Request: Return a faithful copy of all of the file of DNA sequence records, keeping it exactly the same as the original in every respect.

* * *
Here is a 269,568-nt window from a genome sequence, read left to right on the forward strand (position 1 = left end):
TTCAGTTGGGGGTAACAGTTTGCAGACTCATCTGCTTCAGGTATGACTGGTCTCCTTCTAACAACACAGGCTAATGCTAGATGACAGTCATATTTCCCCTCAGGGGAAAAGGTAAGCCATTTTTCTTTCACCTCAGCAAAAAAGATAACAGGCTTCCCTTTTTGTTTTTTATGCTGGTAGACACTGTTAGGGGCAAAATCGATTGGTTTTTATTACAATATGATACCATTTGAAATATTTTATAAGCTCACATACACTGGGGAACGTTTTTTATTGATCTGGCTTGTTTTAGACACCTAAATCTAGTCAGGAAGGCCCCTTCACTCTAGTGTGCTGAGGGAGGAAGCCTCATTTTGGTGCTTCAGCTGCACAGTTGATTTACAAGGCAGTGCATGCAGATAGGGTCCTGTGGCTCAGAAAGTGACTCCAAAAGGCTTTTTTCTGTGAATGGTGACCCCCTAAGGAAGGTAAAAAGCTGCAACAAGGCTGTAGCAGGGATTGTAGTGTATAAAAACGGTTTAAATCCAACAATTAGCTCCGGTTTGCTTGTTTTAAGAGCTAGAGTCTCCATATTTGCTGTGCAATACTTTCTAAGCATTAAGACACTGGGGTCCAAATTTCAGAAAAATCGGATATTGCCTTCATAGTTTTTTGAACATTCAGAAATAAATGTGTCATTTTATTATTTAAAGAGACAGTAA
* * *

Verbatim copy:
Here is a 269,568-nt window from a genome sequence, read left to right on the forward strand (position 1 = left end):
TTCAGTTGGGGGTAACAGTTTGCAGACTCATCTGCTTCAGGTATGACTGGTCTCCTTCTAACAACACAGGCTAATGCTAGATGACAGTCATATTTCCCCTCAGGGGAAAAGGTAAGCCATTTTTCTTTCACCTCAGCAAAAAAGATAACAGGCTTCCCTTTTTGTTTTTTATGCTGGTAGACACTGTTAGGGGCAAAATCGATTGGTTTTTATTACAATATGATACCATTTGAAATATTTTATAAGCTCACATACACTGGGGAACGTTTTTTATTGATCTGGCTTGTTTTAGACACCTAAATCTAGTCAGGAAGGCCCCTTCACTCTAGTGTGCTGAGGGAGGAAGCCTCATTTTGGTGCTTCAGCTGCACAGTTGATTTACAAGGCAGTGCATGCAGATAGGGTCCTGTGGCTCAGAAAGTGACTCCAAAAGGCTTTTTTCTGTGAATGGTGACCCCCTAAGGAAGGTAAAAAGCTGCAACAAGGCTGTAGCAGGGATTGTAGTGTATAAAAACGGTTTAAATCCAACAATTAGCTCCGGTTTGCTTGTTTTAAGAGCTAGAGTCTCCATATTTGCTGTGCAATACTTTCTAAGCATTAAGACACTGGGGTCCAAATTTCAGAAAAATCGGATATTGCCTTCATAGTTTTTTGAACATTCAGAAATAAATGTGTCATTTTATTATTTAAAGAGACAGTAA